Workers’ Comp In-Cites
Welcome to the latest edition of Schaff & Young's Workers' Comp In-Cites. Designed to provide our clients with practical insight, Workers' Comp In-Cites outlines recent developments in Pennsylvania workers' compensation law and explains how those decisions impact our clients and their cases. Barbara Young, Michael Schaff and the other attorneys at Schaff & Young, P.C. are always available to discuss these cases – or any other questions or concerns you might have. Just give us a call at (215) 988-0090 or send an email to info@schaffyoung.com. We look forward to hearing from you.


A Claimant’s Status Following an Impairment Rating Evaluation Is Based on the Date the IRE is Requested

Under Section 302(a.2)(1) of the Workers' Compensation Act, 77 P.S. § 511.2(1), the timeliness of a request for an Impairment Rating Evaluation is determined by the date on which the employer requests the evaluation, not the date the claimant attends the IRE. So ruled the Commonwealth Court in The Village at Palmerton Assisted Living v. Workers' Compensation Appeal Board (Kilgallon). Timeliness is determined based solely upon the date upon which the employer files an LIBC-766 (Request for Designation of a Physician to Perform an IRE), not the date on which the Bureau designates the IRE physician.


July 2015 Edition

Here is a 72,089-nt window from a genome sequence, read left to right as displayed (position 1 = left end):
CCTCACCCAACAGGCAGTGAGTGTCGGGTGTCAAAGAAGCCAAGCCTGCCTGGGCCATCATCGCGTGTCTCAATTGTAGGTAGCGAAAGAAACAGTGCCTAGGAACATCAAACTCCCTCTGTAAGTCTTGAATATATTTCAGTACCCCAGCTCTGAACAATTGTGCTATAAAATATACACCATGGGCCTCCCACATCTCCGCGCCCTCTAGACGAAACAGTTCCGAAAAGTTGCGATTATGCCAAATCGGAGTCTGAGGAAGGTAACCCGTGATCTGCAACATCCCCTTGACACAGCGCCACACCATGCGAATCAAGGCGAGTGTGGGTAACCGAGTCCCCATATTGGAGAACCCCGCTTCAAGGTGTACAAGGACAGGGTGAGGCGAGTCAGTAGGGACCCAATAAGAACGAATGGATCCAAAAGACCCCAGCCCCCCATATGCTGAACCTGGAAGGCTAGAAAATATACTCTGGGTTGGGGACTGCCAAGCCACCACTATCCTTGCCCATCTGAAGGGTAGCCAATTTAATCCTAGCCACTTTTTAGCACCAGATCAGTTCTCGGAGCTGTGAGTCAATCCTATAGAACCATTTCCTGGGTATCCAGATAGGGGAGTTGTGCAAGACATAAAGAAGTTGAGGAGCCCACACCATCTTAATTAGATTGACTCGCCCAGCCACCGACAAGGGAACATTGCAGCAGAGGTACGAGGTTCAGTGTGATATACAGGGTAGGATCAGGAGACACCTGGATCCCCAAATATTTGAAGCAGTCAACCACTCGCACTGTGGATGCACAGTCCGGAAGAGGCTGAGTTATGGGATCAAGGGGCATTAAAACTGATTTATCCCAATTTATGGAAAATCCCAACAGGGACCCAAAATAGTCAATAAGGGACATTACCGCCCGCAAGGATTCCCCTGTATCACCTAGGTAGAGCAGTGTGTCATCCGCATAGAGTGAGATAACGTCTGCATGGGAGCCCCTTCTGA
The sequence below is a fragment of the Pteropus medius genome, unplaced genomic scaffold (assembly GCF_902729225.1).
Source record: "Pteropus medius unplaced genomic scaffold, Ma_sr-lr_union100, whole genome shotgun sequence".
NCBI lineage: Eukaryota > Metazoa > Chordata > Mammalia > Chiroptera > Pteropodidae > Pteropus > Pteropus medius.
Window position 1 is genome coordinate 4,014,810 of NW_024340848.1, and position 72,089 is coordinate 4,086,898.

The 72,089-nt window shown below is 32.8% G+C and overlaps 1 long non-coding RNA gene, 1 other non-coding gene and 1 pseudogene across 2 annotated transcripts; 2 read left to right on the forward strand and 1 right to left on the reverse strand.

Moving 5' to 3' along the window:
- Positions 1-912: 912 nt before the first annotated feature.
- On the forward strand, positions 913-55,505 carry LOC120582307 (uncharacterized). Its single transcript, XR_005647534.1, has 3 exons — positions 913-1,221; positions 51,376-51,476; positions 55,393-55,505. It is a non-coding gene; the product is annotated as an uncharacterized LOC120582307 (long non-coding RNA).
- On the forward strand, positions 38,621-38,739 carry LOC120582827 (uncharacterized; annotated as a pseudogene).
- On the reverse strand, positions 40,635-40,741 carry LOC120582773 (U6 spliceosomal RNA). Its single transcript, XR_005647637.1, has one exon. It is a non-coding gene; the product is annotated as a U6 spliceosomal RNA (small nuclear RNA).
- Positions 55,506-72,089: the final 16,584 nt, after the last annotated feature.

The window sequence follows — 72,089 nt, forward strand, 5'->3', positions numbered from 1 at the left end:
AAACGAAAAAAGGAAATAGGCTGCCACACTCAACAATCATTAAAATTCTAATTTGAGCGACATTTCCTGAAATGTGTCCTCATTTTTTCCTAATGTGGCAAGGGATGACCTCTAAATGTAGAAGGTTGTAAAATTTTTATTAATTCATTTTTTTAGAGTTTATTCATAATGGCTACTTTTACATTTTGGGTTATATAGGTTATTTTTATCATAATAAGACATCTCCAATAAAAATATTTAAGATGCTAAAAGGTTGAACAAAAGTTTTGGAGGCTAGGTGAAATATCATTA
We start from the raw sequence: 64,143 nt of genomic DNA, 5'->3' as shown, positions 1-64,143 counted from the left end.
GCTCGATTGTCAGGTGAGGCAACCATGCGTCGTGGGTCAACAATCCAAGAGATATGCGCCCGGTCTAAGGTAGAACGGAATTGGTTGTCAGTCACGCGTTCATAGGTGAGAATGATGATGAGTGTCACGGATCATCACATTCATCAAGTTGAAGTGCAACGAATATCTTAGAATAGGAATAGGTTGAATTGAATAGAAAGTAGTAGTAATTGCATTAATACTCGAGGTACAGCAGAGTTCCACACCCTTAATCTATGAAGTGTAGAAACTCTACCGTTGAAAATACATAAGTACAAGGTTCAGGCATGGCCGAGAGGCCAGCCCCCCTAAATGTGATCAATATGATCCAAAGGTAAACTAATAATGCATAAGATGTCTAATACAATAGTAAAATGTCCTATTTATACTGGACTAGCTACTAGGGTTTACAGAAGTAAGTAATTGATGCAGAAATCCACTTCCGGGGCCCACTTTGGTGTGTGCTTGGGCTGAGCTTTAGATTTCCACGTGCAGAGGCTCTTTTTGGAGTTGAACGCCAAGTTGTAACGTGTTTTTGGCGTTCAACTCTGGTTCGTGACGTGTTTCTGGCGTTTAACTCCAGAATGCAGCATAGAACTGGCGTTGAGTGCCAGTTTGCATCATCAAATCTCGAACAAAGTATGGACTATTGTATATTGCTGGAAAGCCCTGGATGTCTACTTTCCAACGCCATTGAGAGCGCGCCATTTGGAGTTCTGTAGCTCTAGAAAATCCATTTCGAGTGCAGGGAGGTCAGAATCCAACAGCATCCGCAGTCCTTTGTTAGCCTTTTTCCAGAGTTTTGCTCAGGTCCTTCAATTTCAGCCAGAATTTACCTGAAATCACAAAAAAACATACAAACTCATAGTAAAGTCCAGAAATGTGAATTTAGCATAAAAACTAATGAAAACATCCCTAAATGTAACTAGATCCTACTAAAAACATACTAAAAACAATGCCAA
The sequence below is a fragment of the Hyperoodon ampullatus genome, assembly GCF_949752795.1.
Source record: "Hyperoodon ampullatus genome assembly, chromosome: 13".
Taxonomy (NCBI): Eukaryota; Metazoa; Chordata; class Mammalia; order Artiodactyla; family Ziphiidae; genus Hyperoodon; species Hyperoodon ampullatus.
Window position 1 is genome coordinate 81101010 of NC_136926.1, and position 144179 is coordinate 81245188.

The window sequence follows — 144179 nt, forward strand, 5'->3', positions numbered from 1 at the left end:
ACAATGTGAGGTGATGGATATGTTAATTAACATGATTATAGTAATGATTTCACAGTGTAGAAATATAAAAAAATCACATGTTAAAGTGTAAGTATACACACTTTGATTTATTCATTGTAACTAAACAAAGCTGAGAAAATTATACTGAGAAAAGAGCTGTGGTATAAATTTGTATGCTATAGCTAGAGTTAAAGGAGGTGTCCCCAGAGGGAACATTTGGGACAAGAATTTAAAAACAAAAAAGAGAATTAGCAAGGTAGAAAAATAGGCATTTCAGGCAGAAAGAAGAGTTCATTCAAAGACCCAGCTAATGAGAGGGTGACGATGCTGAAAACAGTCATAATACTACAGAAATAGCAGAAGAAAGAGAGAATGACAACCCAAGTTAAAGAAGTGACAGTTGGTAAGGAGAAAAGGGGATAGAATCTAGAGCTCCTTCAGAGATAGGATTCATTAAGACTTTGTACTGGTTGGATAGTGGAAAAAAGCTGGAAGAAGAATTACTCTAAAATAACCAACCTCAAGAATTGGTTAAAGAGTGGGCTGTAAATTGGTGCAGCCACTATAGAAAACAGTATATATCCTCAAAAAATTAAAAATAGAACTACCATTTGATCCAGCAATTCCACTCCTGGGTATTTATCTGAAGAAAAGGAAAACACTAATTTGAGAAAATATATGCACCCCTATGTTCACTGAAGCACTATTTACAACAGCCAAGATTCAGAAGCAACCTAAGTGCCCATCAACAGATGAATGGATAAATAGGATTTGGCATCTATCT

Volume IX
Number 6
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IREs Need Only Address the Injuries Deemed Compensable at the Time of the Examination

In Duffey v. Workers' Compensation Appeal Board (Trola-Dyne, Inc.), the Commonwealth Court explained that an Impairment Rating Evaluation that addresses injuries that were identified as compensable at the time the IRE was performed is valid even if it is later determined that the claimant sustained additional work injuries.


Commonwealth Court Clarifies Reinstatement Deadlines for Claimants with Multiple Injuries

A claimant who suffers two totally disabling injuries, either of which would have entitled him to total disability benefits, cannot receive benefits for both at the same time. Instead, pursuant to Kane v. Workers' Compensation Appeal Board (Glenshaw Glass), a claimant must "choose one injury" and receive compensation for that totally disabling injury in lieu of receiving compensation for the other totally disabling injury at that time. Should circumstances change, however, such that a loss in earning power from that injury for which the claimant is receiving benefits resolves or lessens, claimant may seek reinstatement under Section 413(a) of the Act, 77 P.S. § 772, within three years after the date of the most recent payment of compensation received in lieu of compensation for the other injury, to which he otherwise would have been entitled.